Illustrative image (Source: VNA)
Hanoi (VNA) – Deputy Prime Minister Vu Duc Dam has emphasised the need to provide better health care service for the elderly by developing a standardised caring system in health facilities and in the community, especially for those in rural and mountainous areas.

Localities should launch physical exercise movements among the elderly and make the performance of physical exercises of the elderly part of cultural festivals, he said during a Vietnam National Committee for Elderly (VNCE)’s conference in Hanoi on December 27.

The Deputy PM noted that the Ministry of Health and the Vietnam Social Insurance are working together on a plan to make health records for individuals, which will firstly benefit senior people and children.

Enterprises, organisations and individuals with outstanding achievements in implementing support policies for senior people should be honoured while public buildings should be designed friendly to the elderly, he stated.

He also asked the Ministry of Education and Training and other relevant agencies to design continuous learning programmes for senior people, while encouraging those with rich knowledge and experience to join in communicating law in public education centres.

According to the VNCE, Vietnam has over 10 million senior people, who account for nearly 11 percent of the population, 18.6 percent of whom are 80 and above.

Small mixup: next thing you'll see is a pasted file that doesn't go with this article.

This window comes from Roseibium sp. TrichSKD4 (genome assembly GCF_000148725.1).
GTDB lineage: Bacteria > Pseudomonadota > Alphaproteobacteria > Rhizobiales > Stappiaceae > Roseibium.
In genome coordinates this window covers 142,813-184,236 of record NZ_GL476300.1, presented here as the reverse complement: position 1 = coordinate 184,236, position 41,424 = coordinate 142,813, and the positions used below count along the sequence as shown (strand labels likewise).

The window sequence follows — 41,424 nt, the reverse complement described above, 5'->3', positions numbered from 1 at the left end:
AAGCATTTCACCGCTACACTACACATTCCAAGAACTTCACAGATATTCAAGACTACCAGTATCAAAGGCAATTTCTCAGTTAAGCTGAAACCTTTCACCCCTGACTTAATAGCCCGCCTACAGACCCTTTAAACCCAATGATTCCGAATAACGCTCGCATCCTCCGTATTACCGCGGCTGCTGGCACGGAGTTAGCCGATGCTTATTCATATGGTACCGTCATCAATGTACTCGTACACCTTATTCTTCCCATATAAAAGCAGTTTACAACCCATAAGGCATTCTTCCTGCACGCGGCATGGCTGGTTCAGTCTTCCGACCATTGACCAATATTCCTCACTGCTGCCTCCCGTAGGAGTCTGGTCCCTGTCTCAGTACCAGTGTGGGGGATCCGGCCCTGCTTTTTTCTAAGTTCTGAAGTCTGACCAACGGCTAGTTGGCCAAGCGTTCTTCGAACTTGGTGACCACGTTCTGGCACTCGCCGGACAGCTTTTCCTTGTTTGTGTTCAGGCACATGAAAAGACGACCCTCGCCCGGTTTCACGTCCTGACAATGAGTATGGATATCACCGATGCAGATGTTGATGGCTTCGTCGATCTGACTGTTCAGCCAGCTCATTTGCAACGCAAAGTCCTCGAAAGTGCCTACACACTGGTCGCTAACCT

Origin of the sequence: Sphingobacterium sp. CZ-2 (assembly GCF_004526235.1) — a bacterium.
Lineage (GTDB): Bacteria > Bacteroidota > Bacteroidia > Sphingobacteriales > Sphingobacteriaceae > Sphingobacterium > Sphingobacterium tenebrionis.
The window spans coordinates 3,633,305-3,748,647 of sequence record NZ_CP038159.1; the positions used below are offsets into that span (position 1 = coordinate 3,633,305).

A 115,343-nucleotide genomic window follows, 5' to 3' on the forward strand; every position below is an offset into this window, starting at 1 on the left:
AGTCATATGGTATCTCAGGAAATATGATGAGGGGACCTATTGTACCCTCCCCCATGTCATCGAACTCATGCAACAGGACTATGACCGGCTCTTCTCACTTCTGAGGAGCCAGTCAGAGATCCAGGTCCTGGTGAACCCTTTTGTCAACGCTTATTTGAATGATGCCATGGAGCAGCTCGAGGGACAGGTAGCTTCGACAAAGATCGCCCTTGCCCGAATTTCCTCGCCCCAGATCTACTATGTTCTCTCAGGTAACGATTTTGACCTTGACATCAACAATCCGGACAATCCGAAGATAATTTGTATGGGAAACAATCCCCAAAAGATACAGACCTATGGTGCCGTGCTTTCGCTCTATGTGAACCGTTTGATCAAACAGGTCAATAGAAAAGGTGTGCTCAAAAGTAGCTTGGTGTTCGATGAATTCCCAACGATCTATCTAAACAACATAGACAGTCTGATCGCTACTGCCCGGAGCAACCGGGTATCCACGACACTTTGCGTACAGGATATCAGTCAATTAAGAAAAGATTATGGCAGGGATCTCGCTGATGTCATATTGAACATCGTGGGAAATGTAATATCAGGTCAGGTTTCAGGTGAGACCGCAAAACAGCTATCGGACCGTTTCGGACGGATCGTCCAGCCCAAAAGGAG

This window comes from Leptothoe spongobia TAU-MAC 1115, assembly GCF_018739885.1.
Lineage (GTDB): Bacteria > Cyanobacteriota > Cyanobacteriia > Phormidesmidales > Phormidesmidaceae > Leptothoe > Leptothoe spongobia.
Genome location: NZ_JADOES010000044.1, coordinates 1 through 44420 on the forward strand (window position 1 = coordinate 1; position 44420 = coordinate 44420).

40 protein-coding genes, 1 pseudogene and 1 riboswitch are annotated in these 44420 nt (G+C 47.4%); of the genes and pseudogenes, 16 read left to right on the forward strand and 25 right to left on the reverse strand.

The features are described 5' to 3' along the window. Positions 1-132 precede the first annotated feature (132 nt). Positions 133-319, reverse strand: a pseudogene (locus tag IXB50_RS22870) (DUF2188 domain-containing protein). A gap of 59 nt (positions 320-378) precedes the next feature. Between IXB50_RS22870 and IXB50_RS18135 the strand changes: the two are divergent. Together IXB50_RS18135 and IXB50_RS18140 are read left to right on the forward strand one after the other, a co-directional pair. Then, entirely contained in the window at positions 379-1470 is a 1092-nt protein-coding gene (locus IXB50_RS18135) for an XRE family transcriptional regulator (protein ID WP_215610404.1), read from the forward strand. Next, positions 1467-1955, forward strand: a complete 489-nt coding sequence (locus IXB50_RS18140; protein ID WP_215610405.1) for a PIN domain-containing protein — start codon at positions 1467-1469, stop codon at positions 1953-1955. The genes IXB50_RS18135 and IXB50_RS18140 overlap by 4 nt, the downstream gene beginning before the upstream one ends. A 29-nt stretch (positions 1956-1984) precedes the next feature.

As many as 6.63 million of the senior people, or 65.7 percent, are living in rural areas, while about 22 percent are living in poor households.

As part of efforts to support the elderly, many localities have applied transportation discounts for them, along with 15 percent reduction in aviation and railway tickets.

Deputy Minister of Health Pham Le Tuan also revealed that a model of giving long-term and comprehensive health care service launched by the ministry in Hanoi’s Soc Son district is being implemented effectively, which is expected to expand to other localities.

Currently, Vietnam has 50 central and provincial hospitals having the geriatrics faculty, 302 facilities providing a check-up space exclusively for the senior, as well as 37,622 courtesy beds and 2,522 health care staff specialised in geriatrics.

However, the VNCE pointed to limitations in public awareness and support policies for the elderly, as many old people are living in poverty.

Members of the committee proposed a number of adjustments in policies for the elderly, especially for those from poor localities and ethnic minority groups.

They also asked for more resources for the implementation of policies, projects and programmes related to the elderly.-VNA